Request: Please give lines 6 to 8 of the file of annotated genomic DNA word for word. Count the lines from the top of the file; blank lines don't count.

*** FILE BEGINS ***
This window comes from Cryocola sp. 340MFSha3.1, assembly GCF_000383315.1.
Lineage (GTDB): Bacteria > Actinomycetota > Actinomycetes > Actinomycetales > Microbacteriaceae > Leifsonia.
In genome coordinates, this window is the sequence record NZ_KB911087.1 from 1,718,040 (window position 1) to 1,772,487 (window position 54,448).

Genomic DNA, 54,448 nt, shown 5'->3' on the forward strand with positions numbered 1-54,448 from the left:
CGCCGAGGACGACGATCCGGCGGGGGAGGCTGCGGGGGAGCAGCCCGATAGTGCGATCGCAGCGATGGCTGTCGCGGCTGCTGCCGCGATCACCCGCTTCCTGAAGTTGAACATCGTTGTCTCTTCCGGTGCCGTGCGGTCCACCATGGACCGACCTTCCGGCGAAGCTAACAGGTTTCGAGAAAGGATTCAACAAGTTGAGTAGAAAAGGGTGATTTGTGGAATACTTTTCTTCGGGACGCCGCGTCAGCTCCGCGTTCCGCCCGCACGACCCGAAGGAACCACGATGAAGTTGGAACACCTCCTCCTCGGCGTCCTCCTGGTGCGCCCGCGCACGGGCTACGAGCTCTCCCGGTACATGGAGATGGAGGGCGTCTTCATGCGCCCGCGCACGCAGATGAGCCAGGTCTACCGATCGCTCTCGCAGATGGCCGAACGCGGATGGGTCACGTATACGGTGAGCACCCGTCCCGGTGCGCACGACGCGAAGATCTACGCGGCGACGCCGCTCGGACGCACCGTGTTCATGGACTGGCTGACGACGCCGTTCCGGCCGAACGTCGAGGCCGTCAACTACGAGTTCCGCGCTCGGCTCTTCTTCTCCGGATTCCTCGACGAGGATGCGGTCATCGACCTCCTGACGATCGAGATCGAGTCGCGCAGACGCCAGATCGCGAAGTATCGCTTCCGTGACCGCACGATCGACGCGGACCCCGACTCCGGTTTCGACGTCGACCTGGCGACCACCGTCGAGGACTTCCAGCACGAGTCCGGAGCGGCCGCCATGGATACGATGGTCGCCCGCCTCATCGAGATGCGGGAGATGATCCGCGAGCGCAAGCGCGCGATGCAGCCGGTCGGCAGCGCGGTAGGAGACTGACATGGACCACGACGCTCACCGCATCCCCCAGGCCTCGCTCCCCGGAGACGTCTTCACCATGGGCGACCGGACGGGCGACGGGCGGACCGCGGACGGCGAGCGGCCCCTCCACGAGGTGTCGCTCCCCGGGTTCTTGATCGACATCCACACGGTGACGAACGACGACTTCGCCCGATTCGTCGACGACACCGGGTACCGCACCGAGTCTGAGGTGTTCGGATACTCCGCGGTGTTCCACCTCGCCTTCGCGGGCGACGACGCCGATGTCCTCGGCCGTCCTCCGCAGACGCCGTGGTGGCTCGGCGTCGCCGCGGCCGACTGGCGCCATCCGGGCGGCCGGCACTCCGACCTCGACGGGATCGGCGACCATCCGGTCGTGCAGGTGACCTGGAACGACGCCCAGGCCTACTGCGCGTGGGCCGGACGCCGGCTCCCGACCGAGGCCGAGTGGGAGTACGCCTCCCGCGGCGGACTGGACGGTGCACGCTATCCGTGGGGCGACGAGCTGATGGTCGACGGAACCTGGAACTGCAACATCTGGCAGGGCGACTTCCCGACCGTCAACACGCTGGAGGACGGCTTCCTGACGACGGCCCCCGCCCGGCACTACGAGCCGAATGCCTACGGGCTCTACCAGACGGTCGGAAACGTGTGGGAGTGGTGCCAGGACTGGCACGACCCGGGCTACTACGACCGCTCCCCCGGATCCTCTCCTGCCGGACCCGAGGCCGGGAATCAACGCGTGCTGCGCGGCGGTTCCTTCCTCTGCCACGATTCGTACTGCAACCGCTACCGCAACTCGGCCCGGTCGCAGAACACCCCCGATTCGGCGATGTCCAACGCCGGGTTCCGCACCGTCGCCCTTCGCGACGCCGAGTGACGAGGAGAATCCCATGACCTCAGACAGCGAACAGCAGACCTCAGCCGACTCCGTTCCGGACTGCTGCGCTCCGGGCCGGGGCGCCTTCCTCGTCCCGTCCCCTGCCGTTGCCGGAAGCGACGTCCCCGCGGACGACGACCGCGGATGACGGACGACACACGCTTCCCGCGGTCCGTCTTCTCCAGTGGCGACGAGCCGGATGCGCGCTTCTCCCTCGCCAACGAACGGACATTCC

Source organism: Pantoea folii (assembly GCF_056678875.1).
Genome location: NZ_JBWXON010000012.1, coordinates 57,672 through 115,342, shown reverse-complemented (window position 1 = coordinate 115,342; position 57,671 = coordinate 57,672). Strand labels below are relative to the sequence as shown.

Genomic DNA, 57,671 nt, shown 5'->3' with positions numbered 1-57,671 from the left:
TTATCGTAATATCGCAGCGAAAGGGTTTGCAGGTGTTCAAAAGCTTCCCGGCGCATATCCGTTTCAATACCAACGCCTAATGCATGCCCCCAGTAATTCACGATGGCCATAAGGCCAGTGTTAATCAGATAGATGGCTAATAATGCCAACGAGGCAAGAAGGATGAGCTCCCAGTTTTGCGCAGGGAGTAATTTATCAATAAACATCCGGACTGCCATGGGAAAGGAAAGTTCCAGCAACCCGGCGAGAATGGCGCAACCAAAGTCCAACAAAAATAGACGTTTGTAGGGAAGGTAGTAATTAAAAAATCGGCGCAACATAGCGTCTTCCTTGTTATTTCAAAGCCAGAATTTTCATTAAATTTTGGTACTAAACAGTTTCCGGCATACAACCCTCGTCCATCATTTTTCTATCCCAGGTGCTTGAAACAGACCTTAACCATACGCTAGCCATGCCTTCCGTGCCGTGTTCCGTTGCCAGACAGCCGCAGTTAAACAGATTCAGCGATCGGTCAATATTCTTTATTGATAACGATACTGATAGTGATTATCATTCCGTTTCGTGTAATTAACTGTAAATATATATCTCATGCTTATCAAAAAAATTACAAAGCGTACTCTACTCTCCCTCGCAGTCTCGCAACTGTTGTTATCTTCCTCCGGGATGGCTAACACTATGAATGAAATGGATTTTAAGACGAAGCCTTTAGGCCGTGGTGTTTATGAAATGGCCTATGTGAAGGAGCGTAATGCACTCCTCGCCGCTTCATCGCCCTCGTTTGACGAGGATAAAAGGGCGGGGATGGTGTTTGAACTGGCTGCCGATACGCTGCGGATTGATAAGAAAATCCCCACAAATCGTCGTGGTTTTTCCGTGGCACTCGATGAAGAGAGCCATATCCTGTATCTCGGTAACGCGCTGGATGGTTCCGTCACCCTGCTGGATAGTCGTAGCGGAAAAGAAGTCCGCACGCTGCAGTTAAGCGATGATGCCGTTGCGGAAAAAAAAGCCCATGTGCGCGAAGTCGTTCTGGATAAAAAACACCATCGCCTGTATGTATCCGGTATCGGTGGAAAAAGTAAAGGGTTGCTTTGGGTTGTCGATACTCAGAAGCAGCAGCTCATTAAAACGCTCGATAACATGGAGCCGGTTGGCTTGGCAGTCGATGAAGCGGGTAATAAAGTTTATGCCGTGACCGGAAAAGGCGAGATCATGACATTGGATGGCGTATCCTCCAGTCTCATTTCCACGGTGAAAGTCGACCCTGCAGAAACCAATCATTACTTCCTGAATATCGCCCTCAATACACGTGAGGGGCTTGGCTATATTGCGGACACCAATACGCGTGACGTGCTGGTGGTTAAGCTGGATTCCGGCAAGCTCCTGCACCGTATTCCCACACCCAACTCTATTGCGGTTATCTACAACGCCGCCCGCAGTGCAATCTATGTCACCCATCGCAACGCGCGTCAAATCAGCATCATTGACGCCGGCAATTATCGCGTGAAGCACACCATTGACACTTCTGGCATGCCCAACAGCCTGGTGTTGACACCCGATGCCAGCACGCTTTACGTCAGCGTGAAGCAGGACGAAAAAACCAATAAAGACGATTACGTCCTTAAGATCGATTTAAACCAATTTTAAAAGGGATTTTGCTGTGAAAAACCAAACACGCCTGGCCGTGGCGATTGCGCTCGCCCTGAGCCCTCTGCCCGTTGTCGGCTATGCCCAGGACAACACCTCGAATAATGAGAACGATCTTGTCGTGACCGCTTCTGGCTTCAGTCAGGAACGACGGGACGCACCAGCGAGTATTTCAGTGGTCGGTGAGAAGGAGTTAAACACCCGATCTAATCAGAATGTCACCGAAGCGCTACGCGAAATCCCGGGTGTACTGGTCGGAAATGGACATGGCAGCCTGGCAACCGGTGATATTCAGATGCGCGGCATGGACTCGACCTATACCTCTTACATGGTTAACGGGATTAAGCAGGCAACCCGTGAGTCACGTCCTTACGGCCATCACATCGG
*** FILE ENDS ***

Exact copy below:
Source organism: Pantoea folii (assembly GCF_056678875.1).
Genome location: NZ_JBWXON010000012.1, coordinates 57,672 through 115,342, shown reverse-complemented (window position 1 = coordinate 115,342; position 57,671 = coordinate 57,672). Strand labels below are relative to the sequence as shown.

Genomic DNA, 57,671 nt, shown 5'->3' with positions numbered 1-57,671 from the left: